The other day I was at a gathering with a bunch of gamers, all of them Blizzard fans, and many of them seemed surprised when I pointed out that StarCraft II is largely free to play. They had all been under the impression you needed to buy the game to play it.
Right now, you can download the StarCraft II Starter Edition for free, and it will give you access to most of the game. You’ll be able to PvP as any race in any mode save ranked ladder. You’ll have full access to the Arcade, which is potentially a few thousand hours of gameplay on its own (there’s an entire MMORPG in there, for one thing), and you’ll be able to access the Galaxy Editor to mod and build games to your heart’s content.
While we’re at it, the Arcade also allows you to play the entirety of the campaigns from the first StarCraft and its expansion with updated HD graphics — again, all free.
You’ll also have access to co-op missions, a feature I’ve been singing the praises of for a while now. You will merely be restricted to the three basic commanders (Raynor, Kerrigan, and Artanis) unless you pay for Legacy of the Void or the standalone DLC commanders.
The only thing in SC2 you really miss out on by playing the Starter Edition is the campaign(s). You get a few sample missions, but most of the story remains locked unless you start ponying up for expansions or mission pack DLC. Still, given the large scale and high quality of StarCraft II’s story content, that hardly seems unreasonable.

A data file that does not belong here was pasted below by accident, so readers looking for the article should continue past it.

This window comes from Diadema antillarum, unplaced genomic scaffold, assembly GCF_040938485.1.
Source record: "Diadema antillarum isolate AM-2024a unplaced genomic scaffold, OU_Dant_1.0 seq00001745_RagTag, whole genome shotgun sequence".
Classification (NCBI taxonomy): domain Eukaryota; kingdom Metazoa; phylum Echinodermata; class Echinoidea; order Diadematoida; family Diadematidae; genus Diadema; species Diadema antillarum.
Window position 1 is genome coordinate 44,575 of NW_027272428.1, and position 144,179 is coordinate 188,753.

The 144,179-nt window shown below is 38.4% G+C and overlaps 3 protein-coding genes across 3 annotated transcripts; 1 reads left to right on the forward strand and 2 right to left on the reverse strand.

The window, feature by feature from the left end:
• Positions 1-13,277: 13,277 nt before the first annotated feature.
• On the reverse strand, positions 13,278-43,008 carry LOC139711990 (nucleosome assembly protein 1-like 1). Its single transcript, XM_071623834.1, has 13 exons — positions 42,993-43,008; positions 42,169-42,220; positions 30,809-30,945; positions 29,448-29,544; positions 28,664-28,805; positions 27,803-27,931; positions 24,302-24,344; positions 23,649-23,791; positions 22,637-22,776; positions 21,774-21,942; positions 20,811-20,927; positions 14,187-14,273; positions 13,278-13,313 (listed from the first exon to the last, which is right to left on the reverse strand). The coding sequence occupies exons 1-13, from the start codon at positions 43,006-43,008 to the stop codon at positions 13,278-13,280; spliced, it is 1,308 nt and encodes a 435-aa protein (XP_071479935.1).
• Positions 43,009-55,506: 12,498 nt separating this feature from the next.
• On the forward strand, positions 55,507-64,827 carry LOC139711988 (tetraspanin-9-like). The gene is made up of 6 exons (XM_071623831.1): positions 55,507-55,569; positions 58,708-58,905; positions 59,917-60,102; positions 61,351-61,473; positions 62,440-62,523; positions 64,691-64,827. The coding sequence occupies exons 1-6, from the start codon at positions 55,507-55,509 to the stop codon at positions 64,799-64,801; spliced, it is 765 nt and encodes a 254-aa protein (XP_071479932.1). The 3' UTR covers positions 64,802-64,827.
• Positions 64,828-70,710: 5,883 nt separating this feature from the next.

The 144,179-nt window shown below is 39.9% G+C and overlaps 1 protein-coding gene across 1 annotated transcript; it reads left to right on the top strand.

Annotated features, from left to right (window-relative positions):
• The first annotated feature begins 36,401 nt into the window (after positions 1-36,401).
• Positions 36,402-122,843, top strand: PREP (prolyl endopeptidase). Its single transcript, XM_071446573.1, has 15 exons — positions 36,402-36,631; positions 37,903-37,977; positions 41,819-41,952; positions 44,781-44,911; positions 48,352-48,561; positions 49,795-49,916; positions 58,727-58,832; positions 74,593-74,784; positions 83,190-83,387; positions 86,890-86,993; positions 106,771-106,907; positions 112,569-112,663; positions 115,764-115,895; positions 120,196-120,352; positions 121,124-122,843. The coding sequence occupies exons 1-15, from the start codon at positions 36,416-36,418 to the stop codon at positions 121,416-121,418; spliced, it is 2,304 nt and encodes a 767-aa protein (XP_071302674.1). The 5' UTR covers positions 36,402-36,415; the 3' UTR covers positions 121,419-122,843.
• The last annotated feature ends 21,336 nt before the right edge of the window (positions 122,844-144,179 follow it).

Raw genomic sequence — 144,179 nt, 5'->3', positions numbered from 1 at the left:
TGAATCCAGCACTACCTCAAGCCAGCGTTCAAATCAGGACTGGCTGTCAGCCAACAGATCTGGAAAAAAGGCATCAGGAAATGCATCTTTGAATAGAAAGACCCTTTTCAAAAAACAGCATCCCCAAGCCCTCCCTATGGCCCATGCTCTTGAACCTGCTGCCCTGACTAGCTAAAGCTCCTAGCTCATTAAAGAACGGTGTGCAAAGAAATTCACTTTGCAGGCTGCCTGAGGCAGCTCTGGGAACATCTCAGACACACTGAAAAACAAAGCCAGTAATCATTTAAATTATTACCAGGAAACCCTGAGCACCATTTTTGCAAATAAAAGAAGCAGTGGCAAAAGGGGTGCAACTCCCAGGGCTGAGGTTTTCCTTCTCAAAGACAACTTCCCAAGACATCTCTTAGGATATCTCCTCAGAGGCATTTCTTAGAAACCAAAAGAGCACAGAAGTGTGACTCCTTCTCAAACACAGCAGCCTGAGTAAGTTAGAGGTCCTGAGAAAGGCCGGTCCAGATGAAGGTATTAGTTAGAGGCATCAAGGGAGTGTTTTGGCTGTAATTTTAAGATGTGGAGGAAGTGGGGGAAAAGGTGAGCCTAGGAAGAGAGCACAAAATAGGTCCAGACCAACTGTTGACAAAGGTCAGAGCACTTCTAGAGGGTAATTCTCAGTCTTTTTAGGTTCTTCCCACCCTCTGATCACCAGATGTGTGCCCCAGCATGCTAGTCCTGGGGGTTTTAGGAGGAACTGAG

Essentially StarCraft II is a free to play game with microtransactions to expand your experience. Granted, the cost of expansion packs is greater than that of standard microtransactions, but you also get a lot out of them (20-30 mission campaigns plus ranked play and, in the case of Legacy of the Void, three co-op commanders).
This is becoming even clearer with how much more the game is beginning to rely on DLC and microtransactions, including more paid co-op commanders — like the recently released Alarak and the upcoming Nova, who I’m almost embarrassingly excited to play — as well as unit skins and announcers.
In the face of that, it seems rather strange to me that most people are still under the impression that SC2 is a hard buy to play title.
I suppose the answer to the question in my header is simply that Blizzard hasn’t done much to advertise it. Normally a free to play transition is done all at once and accompanied by much fanfare, trailers, and developer press tours. SC2 did so in fits and starts, with the only mention of it being in a few articles on the game’s homepage.
Even so, one would expect word of mouth would have gotten the news out by now — this has been the case for years — but apparently not.
I grant the exact layout of the model is somewhat confusing due to its piecemeal nature and the large variance of costs and sizes between your potential purchases, but I wouldn’t think the fact that it’s not exactly like other free to play titles would prevent people from knowing that it is, in fact, mostly free.
No matter what the forum doom and gloom crowd might say, the volume and quality of content SC2 has been getting lately clearly shows it’s anything but struggling, but still I’m left to wonder how much more popular it might be if more people realized that they don’t need to buy it.
Now, if you’ll excuse me, I need to get back to flailing like a muppet over the impending releases of the final Nova DLC and the ability to play her in co-op.
So much Nova.